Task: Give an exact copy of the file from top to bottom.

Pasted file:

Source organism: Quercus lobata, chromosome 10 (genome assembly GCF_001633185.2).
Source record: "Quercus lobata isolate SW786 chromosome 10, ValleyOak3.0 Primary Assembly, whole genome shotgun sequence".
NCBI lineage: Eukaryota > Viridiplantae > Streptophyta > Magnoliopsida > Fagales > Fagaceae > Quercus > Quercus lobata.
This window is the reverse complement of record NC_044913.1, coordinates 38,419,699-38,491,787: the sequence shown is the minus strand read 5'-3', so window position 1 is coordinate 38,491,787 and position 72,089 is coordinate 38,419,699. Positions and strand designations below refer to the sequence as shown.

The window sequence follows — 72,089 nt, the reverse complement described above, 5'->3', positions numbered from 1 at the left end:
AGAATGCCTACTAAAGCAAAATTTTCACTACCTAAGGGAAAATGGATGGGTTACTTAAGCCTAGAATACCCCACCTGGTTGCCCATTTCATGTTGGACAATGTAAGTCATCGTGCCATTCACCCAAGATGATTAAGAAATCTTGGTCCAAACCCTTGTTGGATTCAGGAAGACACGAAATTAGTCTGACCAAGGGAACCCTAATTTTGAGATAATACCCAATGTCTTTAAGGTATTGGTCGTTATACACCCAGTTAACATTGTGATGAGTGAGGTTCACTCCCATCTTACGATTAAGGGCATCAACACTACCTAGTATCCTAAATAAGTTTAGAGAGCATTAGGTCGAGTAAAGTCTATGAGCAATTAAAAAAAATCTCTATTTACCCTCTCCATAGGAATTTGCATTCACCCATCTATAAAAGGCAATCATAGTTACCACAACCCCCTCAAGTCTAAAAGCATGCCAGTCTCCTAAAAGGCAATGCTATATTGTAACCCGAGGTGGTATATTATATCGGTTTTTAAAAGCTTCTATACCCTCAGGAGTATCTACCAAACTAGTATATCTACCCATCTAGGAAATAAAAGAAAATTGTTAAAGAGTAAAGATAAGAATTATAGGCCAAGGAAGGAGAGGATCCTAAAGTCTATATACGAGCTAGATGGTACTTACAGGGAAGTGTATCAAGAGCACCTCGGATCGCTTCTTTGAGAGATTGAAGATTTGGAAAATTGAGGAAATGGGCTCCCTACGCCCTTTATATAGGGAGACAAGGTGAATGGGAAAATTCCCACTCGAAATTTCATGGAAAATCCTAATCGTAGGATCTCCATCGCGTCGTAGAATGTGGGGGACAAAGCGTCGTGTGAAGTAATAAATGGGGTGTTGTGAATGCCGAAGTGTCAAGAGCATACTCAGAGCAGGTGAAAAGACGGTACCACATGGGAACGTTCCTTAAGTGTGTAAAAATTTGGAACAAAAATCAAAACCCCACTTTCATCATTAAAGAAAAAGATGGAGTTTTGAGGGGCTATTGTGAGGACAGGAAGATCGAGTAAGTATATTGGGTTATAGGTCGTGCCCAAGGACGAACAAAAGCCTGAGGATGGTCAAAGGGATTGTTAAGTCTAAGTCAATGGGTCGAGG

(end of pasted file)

Source organism: Quercus lobata, chromosome 10 (genome assembly GCF_001633185.2).
Source record: "Quercus lobata isolate SW786 chromosome 10, ValleyOak3.0 Primary Assembly, whole genome shotgun sequence".
NCBI lineage: Eukaryota > Viridiplantae > Streptophyta > Magnoliopsida > Fagales > Fagaceae > Quercus > Quercus lobata.
This window is the reverse complement of record NC_044913.1, coordinates 38,419,699-38,491,787: the sequence shown is the minus strand read 5'-3', so window position 1 is coordinate 38,491,787 and position 72,089 is coordinate 38,419,699. Positions and strand designations below refer to the sequence as shown.

The window sequence follows — 72,089 nt, the reverse complement described above, 5'->3', positions numbered from 1 at the left end:
AGAATGCCTACTAAAGCAAAATTTTCACTACCTAAGGGAAAATGGATGGGTTACTTAAGCCTAGAATACCCCACCTGGTTGCCCATTTCATGTTGGACAATGTAAGTCATCGTGCCATTCACCCAAGATGATTAAGAAATCTTGGTCCAAACCCTTGTTGGATTCAGGAAGACACGAAATTAGTCTGACCAAGGGAACCCTAATTTTGAGATAATACCCAATGTCTTTAAGGTATTGGTCGTTATACACCCAGTTAACATTGTGATGAGTGAGGTTCACTCCCATCTTACGATTAAGGGCATCAACACTACCTAGTATCCTAAATAAGTTTAGAGAGCATTAGGTCGAGTAAAGTCTATGAGCAATTAAAAAAAATCTCTATTTACCCTCTCCATAGGAATTTGCATTCACCCATCTATAAAAGGCAATCATAGTTACCACAACCCCCTCAAGTCTAAAAGCATGCCAGTCTCCTAAAAGGCAATGCTATATTGTAACCCGAGGTGGTATATTATATCGGTTTTTAAAAGCTTCTATACCCTCAGGAGTATCTACCAAACTAGTATATCTACCCATCTAGGAAATAAAAGAAAATTGTTAAAGAGTAAAGATAAGAATTATAGGCCAAGGAAGGAGAGGATCCTAAAGTCTATATACGAGCTAGATGGTACTTACAGGGAAGTGTATCAAGAGCACCTCGGATCGCTTCTTTGAGAGATTGAAGATTTGGAAAATTGAGGAAATGGGCTCCCTACGCCCTTTATATAGGGAGACAAGGTGAATGGGAAAATTCCCACTCGAAATTTCATGGAAAATCCTAATCGTAGGATCTCCATCGCGTCGTAGAATGTGGGGGACAAAGCGTCGTGTGAAGTAATAAATGGGGTGTTGTGAATGCCGAAGTGTCAAGAGCATACTCAGAGCAGGTGAAAAGACGGTACCACATGGGAACGTTCCTTAAGTGTGTAAAAATTTGGAACAAAAATCAAAACCCCACTTTCATCATTAAAGAAAAAGATGGAGTTTTGAGGGGCTATTGTGAGGACAGGAAGATCGAGTAAGTATATTGGGTTATAGGTCGTGCCCAAGGACGAACAAAAGCCTGAGGATGGTCAAAGGGATTGTTAAGTCTAAGTCAATGGGTCGAGG